Visual artist's kid here. Animalia and The Remarkable Farkle McBride are two of my dad's favorites that spring to mind. Anything illustrated by Eric Carle or Maurice Sendak (Higglety Pigglety Pop! is my personal favorite) is visually pretty wonderful. And of course, you can't go wrong with Dr. Seuss.
posted by Dojie at 8:27 AM on September 29, 2011 [1 favorite]

Seconding Mo Willems above. Here are my favorites:

Blueberries for Sal
The Hermit Crab
Cloudy With A Chance of Meatballs
The Stinky Cheese Man (older kids will like this better)
Yertle the Turtle
posted by overeducated_alligator at 8:32 AM on September 29, 2011

I've always had a soft spot for The Tomten and The Tomten and the Fox, by Astrid Lindgren (the creator of Pippi Longstocking, but these books are in a very different style from Pippi).
posted by bricoleur at 8:35 AM on September 29, 2011

I loved Miss Rumphius as a kid and still pull it out from time to time to look through it.

Why Mosquitoes Buzz in People's Ears is also fantastic.

The illustrations and the message of both of these books are great. I'm not a visual artist but I consider myself a very visual, artistic (!) person and I think the fact that my parents always had these kind of books around (along with lots of large, coffee-table-type picture books) was really a factor in my creative development.
posted by lovableiago at 8:47 AM on September 29, 2011 [1 favorite]

You must stock up on Shaun Tan. The Arrival comes to mind first, but anything of his will do.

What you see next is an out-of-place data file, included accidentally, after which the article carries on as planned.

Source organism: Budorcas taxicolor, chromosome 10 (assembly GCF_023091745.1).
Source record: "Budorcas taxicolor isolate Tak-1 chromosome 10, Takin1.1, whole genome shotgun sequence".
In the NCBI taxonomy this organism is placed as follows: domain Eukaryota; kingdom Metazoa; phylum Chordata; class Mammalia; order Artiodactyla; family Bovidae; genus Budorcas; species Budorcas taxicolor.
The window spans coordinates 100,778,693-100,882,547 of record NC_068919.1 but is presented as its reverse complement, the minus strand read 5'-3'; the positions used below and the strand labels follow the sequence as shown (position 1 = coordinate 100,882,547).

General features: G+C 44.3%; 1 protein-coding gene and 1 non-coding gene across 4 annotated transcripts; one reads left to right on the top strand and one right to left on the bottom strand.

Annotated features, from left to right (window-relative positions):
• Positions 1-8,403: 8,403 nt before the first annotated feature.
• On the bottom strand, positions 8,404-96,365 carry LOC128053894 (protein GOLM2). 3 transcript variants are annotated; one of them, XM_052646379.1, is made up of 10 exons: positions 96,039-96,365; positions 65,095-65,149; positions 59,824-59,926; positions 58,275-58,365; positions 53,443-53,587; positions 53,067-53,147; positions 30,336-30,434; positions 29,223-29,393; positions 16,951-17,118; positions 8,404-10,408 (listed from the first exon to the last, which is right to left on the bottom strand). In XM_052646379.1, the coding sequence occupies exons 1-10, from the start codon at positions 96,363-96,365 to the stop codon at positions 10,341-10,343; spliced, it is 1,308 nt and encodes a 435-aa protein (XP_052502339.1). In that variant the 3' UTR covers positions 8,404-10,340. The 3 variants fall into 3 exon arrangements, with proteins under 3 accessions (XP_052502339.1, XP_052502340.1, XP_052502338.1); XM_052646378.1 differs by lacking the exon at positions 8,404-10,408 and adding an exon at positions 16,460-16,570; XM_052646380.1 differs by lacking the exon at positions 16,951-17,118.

I would also recommend books featuring James Gurney's work.

I'd also make sure to leave some books of your favourite artists around. If you want to make sure your children definitely look at them, tell your kids they're "off limits."
posted by TangoCharlie at 8:57 AM on September 29, 2011 [2 favorites]

I'm a visual artist. You already have a lot of great suggestions here. To them I would add anything illustrated by Garth Williams, Tasha Tudor (even though she can be sappy, she has amazing style), and anything by Jannell Cannon. Animalia is fantastic. I like the Waldo books, but I understand that they're too busy for some people.

I became an artist because of books I looked at as a child. My favorites were Pogo comics, Peanuts (!), and most especially coffee table art books intended for adults. I didn't discover Ed Emberly until I was grown, but my kids are wild about him. I like his drawing books a lot.